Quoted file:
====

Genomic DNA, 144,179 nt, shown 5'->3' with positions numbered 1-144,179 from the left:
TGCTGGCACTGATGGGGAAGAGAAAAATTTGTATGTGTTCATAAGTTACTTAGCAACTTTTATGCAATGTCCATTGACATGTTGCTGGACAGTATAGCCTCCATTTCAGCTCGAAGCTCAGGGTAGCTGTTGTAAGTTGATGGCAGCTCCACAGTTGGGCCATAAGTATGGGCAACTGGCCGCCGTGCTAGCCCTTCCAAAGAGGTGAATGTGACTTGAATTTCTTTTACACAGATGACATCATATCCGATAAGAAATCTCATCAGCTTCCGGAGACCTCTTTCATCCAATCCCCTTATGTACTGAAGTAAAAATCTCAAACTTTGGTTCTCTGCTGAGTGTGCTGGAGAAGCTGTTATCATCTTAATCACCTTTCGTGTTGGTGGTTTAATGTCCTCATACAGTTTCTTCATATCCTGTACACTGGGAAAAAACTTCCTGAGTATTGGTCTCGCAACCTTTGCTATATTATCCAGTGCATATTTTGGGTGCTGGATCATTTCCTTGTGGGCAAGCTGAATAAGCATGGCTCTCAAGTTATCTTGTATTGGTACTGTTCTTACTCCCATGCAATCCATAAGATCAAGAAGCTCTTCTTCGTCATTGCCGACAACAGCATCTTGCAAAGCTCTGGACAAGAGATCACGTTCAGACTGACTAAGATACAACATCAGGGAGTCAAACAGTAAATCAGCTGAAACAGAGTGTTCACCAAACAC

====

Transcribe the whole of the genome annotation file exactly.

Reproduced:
Genomic DNA, 144,179 nt, shown 5'->3' with positions numbered 1-144,179 from the left:
TGCTGGCACTGATGGGGAAGAGAAAAATTTGTATGTGTTCATAAGTTACTTAGCAACTTTTATGCAATGTCCATTGACATGTTGCTGGACAGTATAGCCTCCATTTCAGCTCGAAGCTCAGGGTAGCTGTTGTAAGTTGATGGCAGCTCCACAGTTGGGCCATAAGTATGGGCAACTGGCCGCCGTGCTAGCCCTTCCAAAGAGGTGAATGTGACTTGAATTTCTTTTACACAGATGACATCATATCCGATAAGAAATCTCATCAGCTTCCGGAGACCTCTTTCATCCAATCCCCTTATGTACTGAAGTAAAAATCTCAAACTTTGGTTCTCTGCTGAGTGTGCTGGAGAAGCTGTTATCATCTTAATCACCTTTCGTGTTGGTGGTTTAATGTCCTCATACAGTTTCTTCATATCCTGTACACTGGGAAAAAACTTCCTGAGTATTGGTCTCGCAACCTTTGCTATATTATCCAGTGCATATTTTGGGTGCTGGATCATTTCCTTGTGGGCAAGCTGAATAAGCATGGCTCTCAAGTTATCTTGTATTGGTACTGTTCTTACTCCCATGCAATCCATAAGATCAAGAAGCTCTTCTTCGTCATTGCCGACAACAGCATCTTGCAAAGCTCTGGACAAGAGATCACGTTCAGACTGACTAAGATACAACATCAGGGAGTCAAACAGTAAATCAGCTGAAACAGAGTGTTCACCAAACAC